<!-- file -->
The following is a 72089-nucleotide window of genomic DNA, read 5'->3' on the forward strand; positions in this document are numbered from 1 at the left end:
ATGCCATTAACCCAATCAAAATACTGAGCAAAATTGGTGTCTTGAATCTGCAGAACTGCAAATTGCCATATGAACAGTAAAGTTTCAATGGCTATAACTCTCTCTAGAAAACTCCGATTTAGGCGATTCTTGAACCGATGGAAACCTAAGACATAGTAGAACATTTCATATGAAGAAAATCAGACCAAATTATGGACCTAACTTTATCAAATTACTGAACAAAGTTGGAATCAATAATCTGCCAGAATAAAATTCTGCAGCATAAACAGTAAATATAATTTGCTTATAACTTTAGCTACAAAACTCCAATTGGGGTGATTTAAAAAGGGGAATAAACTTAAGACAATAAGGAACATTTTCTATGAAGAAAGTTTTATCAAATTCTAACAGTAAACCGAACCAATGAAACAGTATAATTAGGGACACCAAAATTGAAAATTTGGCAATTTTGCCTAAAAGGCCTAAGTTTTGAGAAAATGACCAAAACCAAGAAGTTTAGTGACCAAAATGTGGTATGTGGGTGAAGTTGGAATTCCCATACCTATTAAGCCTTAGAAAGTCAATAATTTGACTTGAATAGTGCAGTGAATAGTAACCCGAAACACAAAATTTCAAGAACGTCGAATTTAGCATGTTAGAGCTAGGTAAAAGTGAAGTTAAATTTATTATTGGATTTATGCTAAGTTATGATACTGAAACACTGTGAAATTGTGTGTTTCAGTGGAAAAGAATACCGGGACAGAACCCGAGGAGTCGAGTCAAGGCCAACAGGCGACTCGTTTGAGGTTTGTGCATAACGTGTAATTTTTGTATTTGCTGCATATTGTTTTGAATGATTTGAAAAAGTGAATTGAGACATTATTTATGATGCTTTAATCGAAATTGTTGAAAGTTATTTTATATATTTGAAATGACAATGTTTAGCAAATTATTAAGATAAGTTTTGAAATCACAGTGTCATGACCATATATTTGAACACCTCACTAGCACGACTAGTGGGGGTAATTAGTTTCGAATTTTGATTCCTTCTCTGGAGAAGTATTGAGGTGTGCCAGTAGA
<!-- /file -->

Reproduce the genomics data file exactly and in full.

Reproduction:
The following is a 72089-nucleotide window of genomic DNA, read 5'->3' on the forward strand; positions in this document are numbered from 1 at the left end:
ATGCCATTAACCCAATCAAAATACTGAGCAAAATTGGTGTCTTGAATCTGCAGAACTGCAAATTGCCATATGAACAGTAAAGTTTCAATGGCTATAACTCTCTCTAGAAAACTCCGATTTAGGCGATTCTTGAACCGATGGAAACCTAAGACATAGTAGAACATTTCATATGAAGAAAATCAGACCAAATTATGGACCTAACTTTATCAAATTACTGAACAAAGTTGGAATCAATAATCTGCCAGAATAAAATTCTGCAGCATAAACAGTAAATATAATTTGCTTATAACTTTAGCTACAAAACTCCAATTGGGGTGATTTAAAAAGGGGAATAAACTTAAGACAATAAGGAACATTTTCTATGAAGAAAGTTTTATCAAATTCTAACAGTAAACCGAACCAATGAAACAGTATAATTAGGGACACCAAAATTGAAAATTTGGCAATTTTGCCTAAAAGGCCTAAGTTTTGAGAAAATGACCAAAACCAAGAAGTTTAGTGACCAAAATGTGGTATGTGGGTGAAGTTGGAATTCCCATACCTATTAAGCCTTAGAAAGTCAATAATTTGACTTGAATAGTGCAGTGAATAGTAACCCGAAACACAAAATTTCAAGAACGTCGAATTTAGCATGTTAGAGCTAGGTAAAAGTGAAGTTAAATTTATTATTGGATTTATGCTAAGTTATGATACTGAAACACTGTGAAATTGTGTGTTTCAGTGGAAAAGAATACCGGGACAGAACCCGAGGAGTCGAGTCAAGGCCAACAGGCGACTCGTTTGAGGTTTGTGCATAACGTGTAATTTTTGTATTTGCTGCATATTGTTTTGAATGATTTGAAAAAGTGAATTGAGACATTATTTATGATGCTTTAATCGAAATTGTTGAAAGTTATTTTATATATTTGAAATGACAATGTTTAGCAAATTATTAAGATAAGTTTTGAAATCACAGTGTCATGACCATATATTTGAACACCTCACTAGCACGACTAGTGGGGGTAATTAGTTTCGAATTTTGATTCCTTCTCTGGAGAAGTATTGAGGTGTGCCAGTAGA